What is Acne?
Acne is a skin condition that primarily affects the face, neck, back and chest and is characterized by clogged pores creating blackheads, whiteheads, and/or red papules (pimples). Underlying factors that contribute to acne breakouts are oil and bacteria along with changes in hormones.
Who is affected?
Nearly all of us have acne at some time or another. Acne affects both sexes and all races. Although acne mainly affects adolescents, it can affect a wide age range, including adults, children and infants.
What are some of the skin changes seen in Acne?
Acne signs vary depending on the severity of your condition:
- Whiteheads (closed plugged pores)
- Blackheads (open plugged pores)
- Small red, tender bumps (papules)
- Pimples (pustules), which are papules with pus at their tips
- Large, solid, painful lumps under the skin (nodules)
- Painful, pus-filled lumps under the skin (cystic lesions)
These skin changes are usually seen on the face, forehead, chest, upper back and shoulders.
What are the causes of Acne?
Four main factors cause acne:
- Excess oil (sebum) production
- Hair follicles clogged by oil and dead skin cells
Certain things may trigger or worsen acne:
- Hormonal changes. Androgens are hormones that increase in boys and girls during puberty and cause the sebaceous glands to enlarge and make more oil. Hormone changes during midlife, particularly in women, can lead to breakouts too.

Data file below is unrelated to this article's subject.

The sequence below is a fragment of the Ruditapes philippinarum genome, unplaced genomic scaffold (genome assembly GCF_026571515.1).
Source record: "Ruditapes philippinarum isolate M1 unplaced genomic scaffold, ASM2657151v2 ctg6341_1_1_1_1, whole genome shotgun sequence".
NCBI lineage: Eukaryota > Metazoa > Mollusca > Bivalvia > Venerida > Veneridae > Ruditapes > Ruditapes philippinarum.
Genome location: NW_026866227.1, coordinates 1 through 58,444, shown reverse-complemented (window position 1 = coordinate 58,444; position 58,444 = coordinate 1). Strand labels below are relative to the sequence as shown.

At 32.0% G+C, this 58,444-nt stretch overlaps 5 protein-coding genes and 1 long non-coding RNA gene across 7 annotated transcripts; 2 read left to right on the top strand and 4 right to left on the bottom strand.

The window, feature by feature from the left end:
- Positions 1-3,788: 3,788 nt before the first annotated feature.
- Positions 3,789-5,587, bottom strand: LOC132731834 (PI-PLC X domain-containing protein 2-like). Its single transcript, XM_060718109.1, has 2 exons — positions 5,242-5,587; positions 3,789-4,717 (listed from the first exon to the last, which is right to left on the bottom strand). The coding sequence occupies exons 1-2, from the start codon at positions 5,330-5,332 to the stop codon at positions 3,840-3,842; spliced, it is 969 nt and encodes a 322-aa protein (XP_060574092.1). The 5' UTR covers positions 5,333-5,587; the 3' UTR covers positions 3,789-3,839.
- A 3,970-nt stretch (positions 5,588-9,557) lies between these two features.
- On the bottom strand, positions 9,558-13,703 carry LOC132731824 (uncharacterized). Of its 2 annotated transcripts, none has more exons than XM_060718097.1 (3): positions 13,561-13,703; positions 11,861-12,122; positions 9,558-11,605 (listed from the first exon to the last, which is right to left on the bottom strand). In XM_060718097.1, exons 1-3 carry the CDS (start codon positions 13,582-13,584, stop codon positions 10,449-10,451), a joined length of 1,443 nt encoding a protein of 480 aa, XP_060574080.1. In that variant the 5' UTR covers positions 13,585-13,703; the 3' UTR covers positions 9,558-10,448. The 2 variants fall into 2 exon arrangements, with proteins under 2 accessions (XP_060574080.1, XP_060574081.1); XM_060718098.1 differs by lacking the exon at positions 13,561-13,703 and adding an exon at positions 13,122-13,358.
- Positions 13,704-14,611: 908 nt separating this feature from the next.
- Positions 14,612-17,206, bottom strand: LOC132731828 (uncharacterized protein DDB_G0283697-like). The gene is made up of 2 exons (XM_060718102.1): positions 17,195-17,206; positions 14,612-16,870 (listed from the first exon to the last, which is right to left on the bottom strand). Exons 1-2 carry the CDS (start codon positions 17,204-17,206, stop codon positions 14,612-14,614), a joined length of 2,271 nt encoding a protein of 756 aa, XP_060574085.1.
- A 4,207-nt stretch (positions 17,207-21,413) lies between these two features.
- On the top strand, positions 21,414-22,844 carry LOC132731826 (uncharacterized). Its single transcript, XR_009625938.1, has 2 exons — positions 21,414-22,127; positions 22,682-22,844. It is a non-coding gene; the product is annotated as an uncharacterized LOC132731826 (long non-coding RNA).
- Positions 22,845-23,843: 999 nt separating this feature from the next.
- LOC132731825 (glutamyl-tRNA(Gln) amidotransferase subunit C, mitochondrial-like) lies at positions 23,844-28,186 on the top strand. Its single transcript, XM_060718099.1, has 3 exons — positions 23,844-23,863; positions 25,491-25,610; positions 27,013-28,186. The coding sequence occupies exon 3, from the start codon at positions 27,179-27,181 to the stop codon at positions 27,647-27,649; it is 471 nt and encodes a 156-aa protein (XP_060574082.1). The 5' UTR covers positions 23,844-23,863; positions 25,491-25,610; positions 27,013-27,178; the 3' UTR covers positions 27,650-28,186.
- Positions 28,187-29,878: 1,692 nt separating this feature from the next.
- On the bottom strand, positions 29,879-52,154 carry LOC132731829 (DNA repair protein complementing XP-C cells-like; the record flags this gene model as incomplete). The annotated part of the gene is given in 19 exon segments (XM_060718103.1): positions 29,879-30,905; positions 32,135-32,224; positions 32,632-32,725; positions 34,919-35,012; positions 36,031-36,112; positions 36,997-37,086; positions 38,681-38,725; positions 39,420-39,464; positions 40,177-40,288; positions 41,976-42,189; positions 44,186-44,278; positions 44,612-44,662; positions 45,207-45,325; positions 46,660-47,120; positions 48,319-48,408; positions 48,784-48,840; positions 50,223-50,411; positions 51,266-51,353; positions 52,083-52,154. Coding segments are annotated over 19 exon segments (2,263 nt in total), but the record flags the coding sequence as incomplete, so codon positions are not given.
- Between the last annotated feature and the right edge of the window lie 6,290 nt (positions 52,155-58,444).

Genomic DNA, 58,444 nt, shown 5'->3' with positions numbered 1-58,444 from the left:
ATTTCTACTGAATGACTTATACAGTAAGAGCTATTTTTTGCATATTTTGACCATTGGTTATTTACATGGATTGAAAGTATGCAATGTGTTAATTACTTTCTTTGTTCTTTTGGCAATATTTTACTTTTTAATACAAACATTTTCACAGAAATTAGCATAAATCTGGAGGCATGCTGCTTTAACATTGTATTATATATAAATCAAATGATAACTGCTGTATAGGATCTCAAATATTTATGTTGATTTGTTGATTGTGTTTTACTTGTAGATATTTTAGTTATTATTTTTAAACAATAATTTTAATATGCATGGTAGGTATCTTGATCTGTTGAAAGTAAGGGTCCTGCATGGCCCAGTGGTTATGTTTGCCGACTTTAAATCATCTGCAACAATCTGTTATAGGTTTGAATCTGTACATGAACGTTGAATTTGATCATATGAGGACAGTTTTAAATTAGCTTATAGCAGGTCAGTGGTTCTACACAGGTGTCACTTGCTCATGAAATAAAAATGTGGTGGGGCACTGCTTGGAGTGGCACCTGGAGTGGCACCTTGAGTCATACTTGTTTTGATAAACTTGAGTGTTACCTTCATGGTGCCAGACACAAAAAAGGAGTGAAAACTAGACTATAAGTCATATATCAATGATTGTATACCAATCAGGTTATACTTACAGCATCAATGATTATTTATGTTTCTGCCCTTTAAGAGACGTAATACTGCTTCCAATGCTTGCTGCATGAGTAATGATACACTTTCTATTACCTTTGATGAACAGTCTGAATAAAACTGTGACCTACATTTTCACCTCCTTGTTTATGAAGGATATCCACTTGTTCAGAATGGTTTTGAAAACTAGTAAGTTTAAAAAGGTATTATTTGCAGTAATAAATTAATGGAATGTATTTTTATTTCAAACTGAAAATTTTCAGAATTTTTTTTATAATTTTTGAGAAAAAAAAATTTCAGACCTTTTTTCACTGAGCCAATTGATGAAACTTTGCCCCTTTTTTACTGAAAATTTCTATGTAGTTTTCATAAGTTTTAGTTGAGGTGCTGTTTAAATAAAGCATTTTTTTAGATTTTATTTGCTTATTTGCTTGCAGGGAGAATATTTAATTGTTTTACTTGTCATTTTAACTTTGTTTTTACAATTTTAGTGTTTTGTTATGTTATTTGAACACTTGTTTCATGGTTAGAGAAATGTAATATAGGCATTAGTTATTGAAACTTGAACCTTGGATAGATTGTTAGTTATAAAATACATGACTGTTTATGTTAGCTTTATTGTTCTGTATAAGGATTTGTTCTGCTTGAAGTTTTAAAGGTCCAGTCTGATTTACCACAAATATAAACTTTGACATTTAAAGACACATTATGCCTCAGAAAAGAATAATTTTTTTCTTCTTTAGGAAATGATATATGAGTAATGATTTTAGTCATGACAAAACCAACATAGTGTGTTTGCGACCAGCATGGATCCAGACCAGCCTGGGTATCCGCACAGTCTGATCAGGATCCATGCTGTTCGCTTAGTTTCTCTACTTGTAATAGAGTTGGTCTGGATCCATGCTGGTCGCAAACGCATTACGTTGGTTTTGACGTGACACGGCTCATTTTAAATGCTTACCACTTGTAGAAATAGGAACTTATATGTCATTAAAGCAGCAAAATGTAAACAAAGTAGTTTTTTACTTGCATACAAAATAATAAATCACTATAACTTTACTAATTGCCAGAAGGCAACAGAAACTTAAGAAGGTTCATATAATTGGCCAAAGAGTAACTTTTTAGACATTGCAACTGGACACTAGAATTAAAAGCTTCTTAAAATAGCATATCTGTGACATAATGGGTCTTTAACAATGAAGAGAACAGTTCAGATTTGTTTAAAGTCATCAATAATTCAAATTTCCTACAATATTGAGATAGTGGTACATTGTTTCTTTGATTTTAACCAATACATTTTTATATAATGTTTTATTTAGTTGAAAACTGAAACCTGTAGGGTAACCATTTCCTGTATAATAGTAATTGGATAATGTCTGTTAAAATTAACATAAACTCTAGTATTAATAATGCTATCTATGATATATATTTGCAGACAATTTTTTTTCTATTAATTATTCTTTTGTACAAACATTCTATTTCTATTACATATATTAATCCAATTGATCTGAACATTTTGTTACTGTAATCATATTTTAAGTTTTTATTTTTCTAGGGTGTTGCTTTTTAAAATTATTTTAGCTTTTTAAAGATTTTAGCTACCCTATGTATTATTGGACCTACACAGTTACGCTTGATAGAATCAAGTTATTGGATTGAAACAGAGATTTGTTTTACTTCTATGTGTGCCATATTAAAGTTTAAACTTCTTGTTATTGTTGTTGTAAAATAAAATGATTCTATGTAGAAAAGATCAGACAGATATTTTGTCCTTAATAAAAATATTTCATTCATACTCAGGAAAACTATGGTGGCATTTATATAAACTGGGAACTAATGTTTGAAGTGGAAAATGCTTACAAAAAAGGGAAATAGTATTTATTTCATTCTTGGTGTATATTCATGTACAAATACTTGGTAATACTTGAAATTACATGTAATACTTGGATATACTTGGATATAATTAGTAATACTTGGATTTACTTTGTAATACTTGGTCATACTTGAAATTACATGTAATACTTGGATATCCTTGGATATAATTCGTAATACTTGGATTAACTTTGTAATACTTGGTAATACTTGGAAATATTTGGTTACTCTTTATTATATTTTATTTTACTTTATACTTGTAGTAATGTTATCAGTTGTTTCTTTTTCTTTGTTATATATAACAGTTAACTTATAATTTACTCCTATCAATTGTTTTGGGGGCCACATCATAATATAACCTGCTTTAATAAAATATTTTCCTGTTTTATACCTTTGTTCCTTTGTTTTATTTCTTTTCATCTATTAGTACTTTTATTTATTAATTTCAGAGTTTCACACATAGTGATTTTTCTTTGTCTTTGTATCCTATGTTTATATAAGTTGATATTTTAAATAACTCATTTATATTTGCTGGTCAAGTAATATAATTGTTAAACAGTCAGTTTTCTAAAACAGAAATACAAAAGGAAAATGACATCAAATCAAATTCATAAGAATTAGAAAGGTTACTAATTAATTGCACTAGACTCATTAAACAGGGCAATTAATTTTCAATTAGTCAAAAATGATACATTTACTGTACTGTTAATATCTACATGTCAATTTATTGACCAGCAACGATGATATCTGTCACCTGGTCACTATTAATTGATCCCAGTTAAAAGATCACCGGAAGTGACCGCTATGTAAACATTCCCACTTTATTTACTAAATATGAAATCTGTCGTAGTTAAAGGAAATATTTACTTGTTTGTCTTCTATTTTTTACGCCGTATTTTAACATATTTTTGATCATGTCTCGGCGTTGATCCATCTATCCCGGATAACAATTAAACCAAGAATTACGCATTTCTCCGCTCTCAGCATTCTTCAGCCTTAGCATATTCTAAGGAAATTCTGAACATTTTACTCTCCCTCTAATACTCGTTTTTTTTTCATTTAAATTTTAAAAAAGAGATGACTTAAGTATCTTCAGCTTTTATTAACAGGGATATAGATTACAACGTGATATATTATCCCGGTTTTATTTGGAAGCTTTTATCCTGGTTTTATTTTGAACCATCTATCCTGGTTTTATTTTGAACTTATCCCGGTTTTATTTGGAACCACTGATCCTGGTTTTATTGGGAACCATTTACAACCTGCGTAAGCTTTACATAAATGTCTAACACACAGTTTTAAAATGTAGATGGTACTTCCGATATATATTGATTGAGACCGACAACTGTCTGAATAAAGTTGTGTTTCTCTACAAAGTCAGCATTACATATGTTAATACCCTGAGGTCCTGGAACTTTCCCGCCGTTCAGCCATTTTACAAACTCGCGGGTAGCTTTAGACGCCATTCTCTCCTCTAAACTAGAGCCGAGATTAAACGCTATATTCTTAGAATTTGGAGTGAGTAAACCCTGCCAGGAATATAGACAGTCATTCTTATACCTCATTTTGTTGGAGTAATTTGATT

- Certain medications. Examples include drugs containing steroids or hormones, like testosterone. Along with some OTC medications, like Biotin.
- Certain foods. Studies indicate that consuming certain foods — including carbohydrate-rich foods, and dairy — may worsen acne. Some people see improvement when eating a healthy and clean diet.
- Stress. Stress doesn’t cause acne, but if you have acne already, stress may make it worse.
What are some risk factors?
- Age. People of all ages can get acne, but it’s most common in teenagers.
- Hormonal changes. Such changes are common during puberty or pregnancy.
- Family history. Genetics plays a role in acne. If both of your parents had acne, you’re likely to develop it too.
- Greasy or oily substances. You may develop acne where your skin comes into contact with oil or oily lotions and creams.
- Friction or pressure on your skin. This can be caused by items such as telephones, cellphones, helmets, tight collars and backpacks.
What are the complications associated with Acne?
- Scars. Pitted skin (acne scars) and thick scars (keloids) can remain long-term after acne has healed.
- Skin changes. After acne has cleared, the affected skin may be darker (hyperpigmented) or lighter (hypopigmented).
- Psychological effects. Anxiety or depression can develop in teens and adults when dealing with feeling self-conscious about acne lesions on the skin.
How do you treat Acne?
Oral and topical antibiotics are widely used to treat with acute flares and inflammation. In hormonal based acne, medications like birth control pills and Spironolactone can be utilized. Non-medication options include radiofrequency microneedling, intense pulsed light, Celluma LED therapy, and regular facials. Proper skin care and oil control are instrumental in controlling symptoms.
How can Serene help improve your signs and symptoms of Acne?
At Serene we take a personalized approach to treating the skin. A thorough consultation is done by our Nurse Practitioner and a comprehensive treatment plan will be developed to address all concerns and work to improve your symptoms.